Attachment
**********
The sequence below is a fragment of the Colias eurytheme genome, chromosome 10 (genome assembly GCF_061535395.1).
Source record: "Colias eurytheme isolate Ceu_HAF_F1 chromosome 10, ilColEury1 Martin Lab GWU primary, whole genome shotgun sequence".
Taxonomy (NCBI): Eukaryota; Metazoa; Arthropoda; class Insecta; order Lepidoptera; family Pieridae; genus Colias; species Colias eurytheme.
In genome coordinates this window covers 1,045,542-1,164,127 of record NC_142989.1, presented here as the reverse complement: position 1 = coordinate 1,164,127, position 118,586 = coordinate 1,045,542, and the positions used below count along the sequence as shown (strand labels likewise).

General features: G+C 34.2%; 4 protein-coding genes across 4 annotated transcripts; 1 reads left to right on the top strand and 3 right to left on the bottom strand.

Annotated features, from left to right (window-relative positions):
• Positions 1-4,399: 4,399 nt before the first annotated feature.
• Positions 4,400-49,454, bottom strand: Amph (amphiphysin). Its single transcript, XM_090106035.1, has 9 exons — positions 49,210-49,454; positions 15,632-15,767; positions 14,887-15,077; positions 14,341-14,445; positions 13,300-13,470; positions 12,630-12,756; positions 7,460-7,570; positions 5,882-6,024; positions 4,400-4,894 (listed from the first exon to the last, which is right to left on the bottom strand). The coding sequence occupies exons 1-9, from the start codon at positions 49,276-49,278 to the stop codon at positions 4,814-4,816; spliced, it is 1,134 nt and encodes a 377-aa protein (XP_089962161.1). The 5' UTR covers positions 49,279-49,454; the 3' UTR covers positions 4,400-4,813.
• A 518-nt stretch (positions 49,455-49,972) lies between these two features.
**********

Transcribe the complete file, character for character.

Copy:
The sequence below is a fragment of the Colias eurytheme genome, chromosome 10 (genome assembly GCF_061535395.1).
Source record: "Colias eurytheme isolate Ceu_HAF_F1 chromosome 10, ilColEury1 Martin Lab GWU primary, whole genome shotgun sequence".
Taxonomy (NCBI): Eukaryota; Metazoa; Arthropoda; class Insecta; order Lepidoptera; family Pieridae; genus Colias; species Colias eurytheme.
In genome coordinates this window covers 1,045,542-1,164,127 of record NC_142989.1, presented here as the reverse complement: position 1 = coordinate 1,164,127, position 118,586 = coordinate 1,045,542, and the positions used below count along the sequence as shown (strand labels likewise).

General features: G+C 34.2%; 4 protein-coding genes across 4 annotated transcripts; 1 reads left to right on the top strand and 3 right to left on the bottom strand.

Annotated features, from left to right (window-relative positions):
• Positions 1-4,399: 4,399 nt before the first annotated feature.
• Positions 4,400-49,454, bottom strand: Amph (amphiphysin). Its single transcript, XM_090106035.1, has 9 exons — positions 49,210-49,454; positions 15,632-15,767; positions 14,887-15,077; positions 14,341-14,445; positions 13,300-13,470; positions 12,630-12,756; positions 7,460-7,570; positions 5,882-6,024; positions 4,400-4,894 (listed from the first exon to the last, which is right to left on the bottom strand). The coding sequence occupies exons 1-9, from the start codon at positions 49,276-49,278 to the stop codon at positions 4,814-4,816; spliced, it is 1,134 nt and encodes a 377-aa protein (XP_089962161.1). The 5' UTR covers positions 49,279-49,454; the 3' UTR covers positions 4,400-4,813.
• A 518-nt stretch (positions 49,455-49,972) lies between these two features.